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Curtin University
Integrity and Standards Unit

Fraud and corruption - a global perspective

Challenges

Curtin University achieves its strategic objectives using its own staff, external partners and collaborators, agents and intermediaries, contractors, consultants and other parties who operate at a local, national and international level. This creates some challenges in relation to the management of fraud and corruption risks:

  • There is increased exposure from having to deal with governments, institutions and officials in foreign countries where there may be a greater propensity for fraudulent or corrupt behaviour. The reality of the situation is highlighted in such global indices/surveys as:

    -  The Global Corruption Index
    -  The Corruption Perceptions Index
    -  The Bribe Payers Index
    -  Ernst & Young - EMEIA Survey

    The indices/surveys also reveal, however, that risk to the University is reduced by way of the relatively low levels of corruption in Australian society and institutions, and the lower likelihood of Australian companies engaging in bribery overseas. Nevertheless, the University's fraud and corruption control framework recognises these risks and the need for controls to minimise or manage them.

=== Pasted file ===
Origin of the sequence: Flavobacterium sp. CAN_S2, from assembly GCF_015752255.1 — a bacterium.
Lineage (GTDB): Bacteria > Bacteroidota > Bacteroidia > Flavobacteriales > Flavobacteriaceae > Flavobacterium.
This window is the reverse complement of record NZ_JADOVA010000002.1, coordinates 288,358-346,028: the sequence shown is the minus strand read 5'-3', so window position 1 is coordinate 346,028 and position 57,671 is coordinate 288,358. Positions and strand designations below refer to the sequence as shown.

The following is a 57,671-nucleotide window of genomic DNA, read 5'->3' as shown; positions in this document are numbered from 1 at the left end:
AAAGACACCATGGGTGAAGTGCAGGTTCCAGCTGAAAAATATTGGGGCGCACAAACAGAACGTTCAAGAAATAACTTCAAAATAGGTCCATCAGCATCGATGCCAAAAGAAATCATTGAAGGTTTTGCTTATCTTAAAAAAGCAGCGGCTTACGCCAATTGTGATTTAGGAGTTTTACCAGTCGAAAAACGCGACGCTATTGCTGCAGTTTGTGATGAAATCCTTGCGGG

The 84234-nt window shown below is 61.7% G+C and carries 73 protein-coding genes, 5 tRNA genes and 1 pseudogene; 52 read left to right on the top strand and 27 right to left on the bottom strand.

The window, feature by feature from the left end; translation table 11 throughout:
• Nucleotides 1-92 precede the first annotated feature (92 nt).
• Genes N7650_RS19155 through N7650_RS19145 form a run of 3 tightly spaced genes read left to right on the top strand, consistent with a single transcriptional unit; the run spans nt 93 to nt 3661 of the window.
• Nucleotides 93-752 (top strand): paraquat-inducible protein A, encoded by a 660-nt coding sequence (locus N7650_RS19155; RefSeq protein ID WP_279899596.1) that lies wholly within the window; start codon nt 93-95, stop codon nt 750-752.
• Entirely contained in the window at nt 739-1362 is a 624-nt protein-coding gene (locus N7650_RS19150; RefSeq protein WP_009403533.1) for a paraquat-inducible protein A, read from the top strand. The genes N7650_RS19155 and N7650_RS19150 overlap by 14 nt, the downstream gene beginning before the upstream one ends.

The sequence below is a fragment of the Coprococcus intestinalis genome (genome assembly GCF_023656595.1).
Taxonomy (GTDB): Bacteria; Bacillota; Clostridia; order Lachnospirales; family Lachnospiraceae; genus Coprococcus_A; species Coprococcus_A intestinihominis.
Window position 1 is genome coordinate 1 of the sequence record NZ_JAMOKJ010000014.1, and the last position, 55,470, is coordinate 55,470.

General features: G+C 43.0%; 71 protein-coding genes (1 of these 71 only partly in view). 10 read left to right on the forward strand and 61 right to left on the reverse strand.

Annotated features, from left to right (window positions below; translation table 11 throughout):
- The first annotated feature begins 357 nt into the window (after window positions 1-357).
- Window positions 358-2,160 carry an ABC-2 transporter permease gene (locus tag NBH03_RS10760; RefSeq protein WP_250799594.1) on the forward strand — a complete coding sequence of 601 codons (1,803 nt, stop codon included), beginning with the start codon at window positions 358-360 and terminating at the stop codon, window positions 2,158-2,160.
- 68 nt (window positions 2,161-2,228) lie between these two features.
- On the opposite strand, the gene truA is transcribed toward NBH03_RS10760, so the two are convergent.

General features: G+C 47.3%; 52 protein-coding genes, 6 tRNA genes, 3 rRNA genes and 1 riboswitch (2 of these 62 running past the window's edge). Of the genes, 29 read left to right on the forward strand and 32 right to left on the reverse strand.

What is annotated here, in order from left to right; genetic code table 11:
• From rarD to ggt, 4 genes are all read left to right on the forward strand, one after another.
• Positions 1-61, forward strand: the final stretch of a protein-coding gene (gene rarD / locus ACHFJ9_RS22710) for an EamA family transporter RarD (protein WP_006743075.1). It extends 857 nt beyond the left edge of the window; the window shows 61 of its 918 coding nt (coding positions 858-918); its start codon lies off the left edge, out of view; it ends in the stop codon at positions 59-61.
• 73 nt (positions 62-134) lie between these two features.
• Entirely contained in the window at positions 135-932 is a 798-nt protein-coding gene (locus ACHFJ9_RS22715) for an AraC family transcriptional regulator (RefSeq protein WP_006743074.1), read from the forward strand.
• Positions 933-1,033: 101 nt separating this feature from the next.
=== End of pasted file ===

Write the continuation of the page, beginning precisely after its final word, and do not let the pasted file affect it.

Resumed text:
• Further to the above, overseas anti-corruption and anti-fraud legislative/regulatory regimes are maturing and expanding with extra-terrritorial reach. The University is faced with the possibility of sanctions being imposed should its staff, partners or agents, while conducting University business, engage in behaviour that is caught by the rules and regulations under those regimes e.g. bribery of foreign officials.

    The University recognises that in performing certain business activities such as locating and developing international campuses and promoting the enrolment of international students, it must operate in accordance with relevant foreign anti-bribery or anti-corruption legislation, in particular, the:

    • Bribery Act 2010 (UK)
    • Foreign Corrupt Practices Act 1977 (US)
    • Anti-Corruption Commission Act 2009 (Malaysia)
    • Prevention of Corruption Act 1993 (Singapore)

    Compliance with these items of legislation has been assigned to a Compliance Officer in accordance with the University's Compliance Framework.